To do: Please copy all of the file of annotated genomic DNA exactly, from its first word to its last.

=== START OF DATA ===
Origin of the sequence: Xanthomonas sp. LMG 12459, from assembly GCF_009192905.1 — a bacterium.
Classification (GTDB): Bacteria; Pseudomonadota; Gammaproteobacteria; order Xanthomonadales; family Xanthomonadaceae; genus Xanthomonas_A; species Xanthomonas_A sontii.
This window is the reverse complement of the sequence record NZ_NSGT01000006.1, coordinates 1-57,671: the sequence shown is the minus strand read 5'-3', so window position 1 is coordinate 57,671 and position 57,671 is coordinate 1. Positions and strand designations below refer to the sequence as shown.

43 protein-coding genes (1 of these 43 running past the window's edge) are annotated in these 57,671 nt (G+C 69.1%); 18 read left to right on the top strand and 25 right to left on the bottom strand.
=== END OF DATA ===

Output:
Origin of the sequence: Xanthomonas sp. LMG 12459, from assembly GCF_009192905.1 — a bacterium.
Classification (GTDB): Bacteria; Pseudomonadota; Gammaproteobacteria; order Xanthomonadales; family Xanthomonadaceae; genus Xanthomonas_A; species Xanthomonas_A sontii.
This window is the reverse complement of the sequence record NZ_NSGT01000006.1, coordinates 1-57,671: the sequence shown is the minus strand read 5'-3', so window position 1 is coordinate 57,671 and position 57,671 is coordinate 1. Positions and strand designations below refer to the sequence as shown.

43 protein-coding genes (1 of these 43 running past the window's edge) are annotated in these 57,671 nt (G+C 69.1%); 18 read left to right on the top strand and 25 right to left on the bottom strand.